The actress and Sarah Aubrey, the beloved TV show's executive producer, cowrote an op-ed in USA Today on Sunday lashing out at the Republican presidential candidate for co-opting Friday Night Lights' battle cry, "Clear Eyes, Full Hearts, Can't Lose" for his campaign.
"The show wasn't just about football. And 'Clear Eyes, Full Hearts, Can't Lose' wasn't just about winning games. Rather, it was a rallying cry of hope and optimism in a community where everyone had a fair shot—no matter their background, no matter their parents, no matter their gender. And no matter their politics," the pair asserted.
Britton—who played Tami Taylor in the series that chronicled a fictional high school football team in the rural, middle-class Texas town of Dillon—and Aubrey then asked what the women of Dillon would think about Romney using the line for political gain.
The duo pointed out that the policies the former governor advocates go against everything FNL stood for—at least when it comes to women's issues including equal pay for equal work and being able to make their own health care decisions.
"Dillon is a classic American town filled with hard-working, middle-class Americans, who just want to lead productive, healthy lives," she added. "In fact, it is President Obama who has shown his values to be more closely aligned with those represented by the phrase."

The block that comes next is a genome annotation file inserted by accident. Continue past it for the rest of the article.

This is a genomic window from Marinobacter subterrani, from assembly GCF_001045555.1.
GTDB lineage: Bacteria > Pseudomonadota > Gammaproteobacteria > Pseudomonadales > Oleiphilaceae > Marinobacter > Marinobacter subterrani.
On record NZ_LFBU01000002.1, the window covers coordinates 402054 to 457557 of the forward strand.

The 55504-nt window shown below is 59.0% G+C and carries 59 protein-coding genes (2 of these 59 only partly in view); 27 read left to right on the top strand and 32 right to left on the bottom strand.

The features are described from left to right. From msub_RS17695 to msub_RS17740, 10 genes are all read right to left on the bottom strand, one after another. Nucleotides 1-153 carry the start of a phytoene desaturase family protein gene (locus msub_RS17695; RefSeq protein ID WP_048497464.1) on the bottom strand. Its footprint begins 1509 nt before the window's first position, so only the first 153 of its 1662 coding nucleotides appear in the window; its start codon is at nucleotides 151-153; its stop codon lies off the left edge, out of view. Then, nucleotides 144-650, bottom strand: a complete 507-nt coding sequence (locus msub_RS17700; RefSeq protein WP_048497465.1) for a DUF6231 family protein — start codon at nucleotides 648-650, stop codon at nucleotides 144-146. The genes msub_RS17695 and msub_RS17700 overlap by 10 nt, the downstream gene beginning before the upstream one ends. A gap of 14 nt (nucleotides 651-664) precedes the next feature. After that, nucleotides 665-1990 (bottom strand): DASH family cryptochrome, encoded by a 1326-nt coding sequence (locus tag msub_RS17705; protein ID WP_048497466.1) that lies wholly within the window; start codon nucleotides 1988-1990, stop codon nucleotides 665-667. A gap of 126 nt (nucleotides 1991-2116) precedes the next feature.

Britton noted that Obama signed into law the Lilly Ledbetter Fair Pay Act allowing women to be paid equally for the work they do, which would have enabled her character on the show "to fight for the same wages as men."
The piece went on to point out that Obamacare has ensured that women have access to life-saving cancer screenings and affordable birth control whereas Romney wants to do away with Planned Parenthood, which Britton said was "well-represented on the show," particularly since Tami got a pregnancy test there.
The tube star's comments come a couple of weeks after Friday Night Lights creator Peter Berg slammed the Mittster, accusing Romney of stealing the phrase to boost his appeal to white, working-class voters.